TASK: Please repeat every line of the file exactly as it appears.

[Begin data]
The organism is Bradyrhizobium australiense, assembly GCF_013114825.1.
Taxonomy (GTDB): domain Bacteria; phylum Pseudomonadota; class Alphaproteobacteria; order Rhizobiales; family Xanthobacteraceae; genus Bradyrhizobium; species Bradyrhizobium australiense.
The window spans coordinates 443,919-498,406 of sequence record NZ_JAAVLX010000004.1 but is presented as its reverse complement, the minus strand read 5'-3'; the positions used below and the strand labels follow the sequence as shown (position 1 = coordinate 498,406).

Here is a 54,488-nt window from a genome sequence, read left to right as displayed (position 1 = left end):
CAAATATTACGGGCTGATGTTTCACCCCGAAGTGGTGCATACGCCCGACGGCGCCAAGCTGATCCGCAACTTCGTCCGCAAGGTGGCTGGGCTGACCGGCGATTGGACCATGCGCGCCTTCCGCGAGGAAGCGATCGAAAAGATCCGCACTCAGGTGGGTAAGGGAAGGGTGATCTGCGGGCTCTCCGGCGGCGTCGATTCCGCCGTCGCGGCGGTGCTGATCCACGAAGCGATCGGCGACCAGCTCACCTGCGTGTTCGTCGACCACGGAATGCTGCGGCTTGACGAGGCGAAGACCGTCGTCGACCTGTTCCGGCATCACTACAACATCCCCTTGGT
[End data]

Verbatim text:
The organism is Bradyrhizobium australiense, assembly GCF_013114825.1.
Taxonomy (GTDB): domain Bacteria; phylum Pseudomonadota; class Alphaproteobacteria; order Rhizobiales; family Xanthobacteraceae; genus Bradyrhizobium; species Bradyrhizobium australiense.
The window spans coordinates 443,919-498,406 of sequence record NZ_JAAVLX010000004.1 but is presented as its reverse complement, the minus strand read 5'-3'; the positions used below and the strand labels follow the sequence as shown (position 1 = coordinate 498,406).

Here is a 54,488-nt window from a genome sequence, read left to right as displayed (position 1 = left end):
CAAATATTACGGGCTGATGTTTCACCCCGAAGTGGTGCATACGCCCGACGGCGCCAAGCTGATCCGCAACTTCGTCCGCAAGGTGGCTGGGCTGACCGGCGATTGGACCATGCGCGCCTTCCGCGAGGAAGCGATCGAAAAGATCCGCACTCAGGTGGGTAAGGGAAGGGTGATCTGCGGGCTCTCCGGCGGCGTCGATTCCGCCGTCGCGGCGGTGCTGATCCACGAAGCGATCGGCGACCAGCTCACCTGCGTGTTCGTCGACCACGGAATGCTGCGGCTTGACGAGGCGAAGACCGTCGTCGACCTGTTCCGGCATCACTACAACATCCCCTTGGT